The planned government of national unity – one of the major objectives of the current UN-brokered dialogue – must consist of moderates, according to Imhamed Shouaib who leads the House of Representatives’ delegation to talks – and it has to agreed very soon.
“We’re facing the disintegration of the state. Time is not on our side,” Shouaib said in an interview with the Libya Herald today.
He was nonetheless adamant that there could be no place in the new administration for anyone who has been part of the problems since the revolution. Asked if people such as Omar Al-Hassi, Salah Badi or Abdurrahman Sewehli could have a role, he firmly dismissed them. “There can be no controversial figures”, he said.
The prime minister had to be someone who all Libyans could respect, he insisted. He could be a technocrat, Shouaib added, but he and his government had to be strong.
The big issue, however, was that the new government, once unveiled and agreed, would have to have immediate, active support from the international community. “It will have no leverage to impose its authority,” he warned. “Unless it receives the full support of the international community, it will fail from the start.” He did not go into detail as to what that support might be, although he suggested that there could be financial and other sanctions imposed against those opposed to it.
It was the lack of international support that had brought Libya to its present situation, he said. If the international community had supported the democratically elected HoR after the controversial Supreme Court ruling in November, Libya would not be in the current crisis, he claimed.
The issue now, however, was not about legitimacy. There was a political problem and it had to be resolved and quickly. “We’re facing the disintegration of the state,” Shouaib warned. Terrorism was gaining a foothold in Libya.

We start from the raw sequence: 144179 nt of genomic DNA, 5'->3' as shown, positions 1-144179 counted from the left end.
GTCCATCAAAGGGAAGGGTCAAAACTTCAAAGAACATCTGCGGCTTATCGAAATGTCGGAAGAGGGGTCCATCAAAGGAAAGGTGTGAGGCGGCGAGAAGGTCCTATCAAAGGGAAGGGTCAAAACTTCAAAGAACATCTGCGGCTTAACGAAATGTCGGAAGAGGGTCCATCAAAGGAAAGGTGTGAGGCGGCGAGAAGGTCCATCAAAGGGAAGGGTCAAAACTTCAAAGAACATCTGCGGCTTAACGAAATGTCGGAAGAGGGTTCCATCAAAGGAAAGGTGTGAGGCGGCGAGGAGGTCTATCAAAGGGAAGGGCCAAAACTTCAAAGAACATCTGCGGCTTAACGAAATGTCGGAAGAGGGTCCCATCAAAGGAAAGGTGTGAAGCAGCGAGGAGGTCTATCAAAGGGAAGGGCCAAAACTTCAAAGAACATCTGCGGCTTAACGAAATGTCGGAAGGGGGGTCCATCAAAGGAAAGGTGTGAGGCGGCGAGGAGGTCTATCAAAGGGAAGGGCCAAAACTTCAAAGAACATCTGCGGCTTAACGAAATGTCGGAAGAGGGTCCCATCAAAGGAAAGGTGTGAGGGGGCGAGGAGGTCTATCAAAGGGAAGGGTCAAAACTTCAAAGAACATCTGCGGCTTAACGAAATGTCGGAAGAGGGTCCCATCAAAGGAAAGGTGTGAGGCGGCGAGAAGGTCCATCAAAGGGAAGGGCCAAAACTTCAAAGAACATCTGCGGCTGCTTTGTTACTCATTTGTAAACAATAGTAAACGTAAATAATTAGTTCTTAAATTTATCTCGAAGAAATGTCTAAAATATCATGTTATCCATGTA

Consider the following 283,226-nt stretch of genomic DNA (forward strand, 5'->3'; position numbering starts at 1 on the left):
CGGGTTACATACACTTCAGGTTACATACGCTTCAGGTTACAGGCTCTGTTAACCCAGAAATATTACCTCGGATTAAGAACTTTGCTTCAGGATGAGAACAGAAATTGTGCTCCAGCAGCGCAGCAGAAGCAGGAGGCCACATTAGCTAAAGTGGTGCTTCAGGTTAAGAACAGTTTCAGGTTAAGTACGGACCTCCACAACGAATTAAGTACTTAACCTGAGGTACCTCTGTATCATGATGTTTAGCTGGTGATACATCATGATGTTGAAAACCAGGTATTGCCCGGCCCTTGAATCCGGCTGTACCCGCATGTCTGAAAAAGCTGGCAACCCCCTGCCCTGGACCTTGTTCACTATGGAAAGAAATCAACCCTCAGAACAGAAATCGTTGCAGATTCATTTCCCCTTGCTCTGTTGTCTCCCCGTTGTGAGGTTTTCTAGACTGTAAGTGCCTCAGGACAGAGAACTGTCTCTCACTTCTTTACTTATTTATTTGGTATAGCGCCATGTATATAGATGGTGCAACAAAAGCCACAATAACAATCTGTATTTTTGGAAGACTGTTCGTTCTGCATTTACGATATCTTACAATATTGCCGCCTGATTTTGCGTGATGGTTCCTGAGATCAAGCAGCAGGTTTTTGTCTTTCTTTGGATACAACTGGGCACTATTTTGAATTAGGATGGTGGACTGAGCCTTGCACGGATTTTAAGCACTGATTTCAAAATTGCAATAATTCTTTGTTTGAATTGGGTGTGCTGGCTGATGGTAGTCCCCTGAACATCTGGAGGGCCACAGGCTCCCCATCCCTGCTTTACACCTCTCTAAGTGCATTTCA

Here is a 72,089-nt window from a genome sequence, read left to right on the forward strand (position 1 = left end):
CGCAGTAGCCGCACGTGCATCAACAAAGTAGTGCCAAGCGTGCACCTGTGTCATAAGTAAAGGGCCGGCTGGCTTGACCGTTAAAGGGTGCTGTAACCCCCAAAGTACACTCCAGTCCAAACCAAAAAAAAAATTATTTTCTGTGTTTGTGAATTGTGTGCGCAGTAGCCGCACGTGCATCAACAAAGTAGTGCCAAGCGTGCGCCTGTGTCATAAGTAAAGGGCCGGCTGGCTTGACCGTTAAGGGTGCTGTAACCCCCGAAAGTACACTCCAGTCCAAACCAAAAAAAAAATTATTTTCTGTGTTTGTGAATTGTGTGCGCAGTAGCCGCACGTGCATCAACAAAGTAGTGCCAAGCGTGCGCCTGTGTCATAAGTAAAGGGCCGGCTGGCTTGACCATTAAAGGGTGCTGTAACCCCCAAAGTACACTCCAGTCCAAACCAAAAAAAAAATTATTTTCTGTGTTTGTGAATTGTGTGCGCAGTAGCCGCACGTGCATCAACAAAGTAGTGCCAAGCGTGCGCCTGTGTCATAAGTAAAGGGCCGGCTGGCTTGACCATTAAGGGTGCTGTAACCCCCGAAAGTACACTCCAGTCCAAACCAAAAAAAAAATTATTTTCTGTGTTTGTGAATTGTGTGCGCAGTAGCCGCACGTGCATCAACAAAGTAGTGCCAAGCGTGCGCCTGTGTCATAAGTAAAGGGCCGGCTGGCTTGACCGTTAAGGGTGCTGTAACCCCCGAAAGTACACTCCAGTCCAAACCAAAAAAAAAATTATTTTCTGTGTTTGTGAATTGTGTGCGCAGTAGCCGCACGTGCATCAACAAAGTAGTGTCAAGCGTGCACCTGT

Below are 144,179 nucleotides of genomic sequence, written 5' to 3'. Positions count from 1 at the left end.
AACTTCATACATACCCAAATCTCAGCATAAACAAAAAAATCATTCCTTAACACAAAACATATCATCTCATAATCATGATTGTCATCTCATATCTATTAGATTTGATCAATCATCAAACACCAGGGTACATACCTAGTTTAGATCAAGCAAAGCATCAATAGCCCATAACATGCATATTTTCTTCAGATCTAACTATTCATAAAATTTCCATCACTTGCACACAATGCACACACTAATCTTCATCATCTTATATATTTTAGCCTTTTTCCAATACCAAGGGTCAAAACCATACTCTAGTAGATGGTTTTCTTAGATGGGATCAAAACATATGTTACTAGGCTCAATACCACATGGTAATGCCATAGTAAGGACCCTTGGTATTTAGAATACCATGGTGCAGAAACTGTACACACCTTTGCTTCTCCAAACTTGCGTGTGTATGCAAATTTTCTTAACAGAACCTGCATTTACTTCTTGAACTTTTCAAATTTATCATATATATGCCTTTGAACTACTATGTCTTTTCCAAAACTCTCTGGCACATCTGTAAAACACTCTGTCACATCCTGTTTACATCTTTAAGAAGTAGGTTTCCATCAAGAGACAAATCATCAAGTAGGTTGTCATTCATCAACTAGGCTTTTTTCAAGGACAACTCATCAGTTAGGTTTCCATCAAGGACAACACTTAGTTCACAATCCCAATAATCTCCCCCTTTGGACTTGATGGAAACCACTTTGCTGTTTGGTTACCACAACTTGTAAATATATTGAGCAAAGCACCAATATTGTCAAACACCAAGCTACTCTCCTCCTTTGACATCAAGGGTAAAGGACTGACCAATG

Europe in particular had to support democracy in Libya. It was in its own interests to do so. Otherwise there would be terrorists on its doorstep. Having failed to prevent the spread of terrorism in Syria and Iraq, at least in Libya there was the chance now to do so. But until very recently, Europeans and the international community had failed to see the threat of terrorism in Libya.
Part of the problem had been the role in Libya of so-called “moderate” Islamists, he said. They had been put in key positions in the government and state sector after the revolution. But they were not “moderate”. They had opened the doors to hardliners, and Libya was now suffering.
Even so, he remained optimistic about the future despite having had his home in Zawia burned twice by militants. “I have a dream,” he said quoting Marin Luther King – a dream there would be a political solution and Libya would be stable. Yes, he said, the optimism was not the same as four years ago after the revolution. “People are very disappointed at what has happened.” But they still had eager hopes for the future.
Moreover, he pointed out, Libya Dawn and the General National Congress were fracturing. Misrata was tired of the conflict. Suggesting also that the country was not as divided between ideologues and pragmatists as was being portrayed, he noted that Libya Dawn was not a monolithic entity. A large number of those supporting it were doing so because of local loyalties or family bonds or for other reasons. And the young men currently in militias that were part of Libya Dawn or the hard-line Islamists, their real objectives were economic, he said. They want jobs and opportunities, a stake in society.
As for the Muslim Brotherhood, it could have a role to play but it needed a new vision. “They need to look forwards, not backwards. That’s why they failed to win a majority [in the June elections],” he said, expressing the hope that it could be influenced by the Muslim Brotherhood in Tunisia and Morocco, in particular by Rachid Ghannouchi, leader of Tunisia’s Ennahda party – not by the Egyptian MB which was stuck in the past.
In regard to Egypt, Shouaib did not think that its concerns over Libya would see it actively intervening. Its prime interest was that Libya not be a cause of instability in Egypt itself, he said. It was not looking to support any individual such as Khalifa Hafter. “Their current alliances in Libya may change”, he suggested.
Nonetheless, given the present situation and international concern, it was vital that Libya not become a political football, fought over by other powers, its problems internationalised. That would make matters far worse.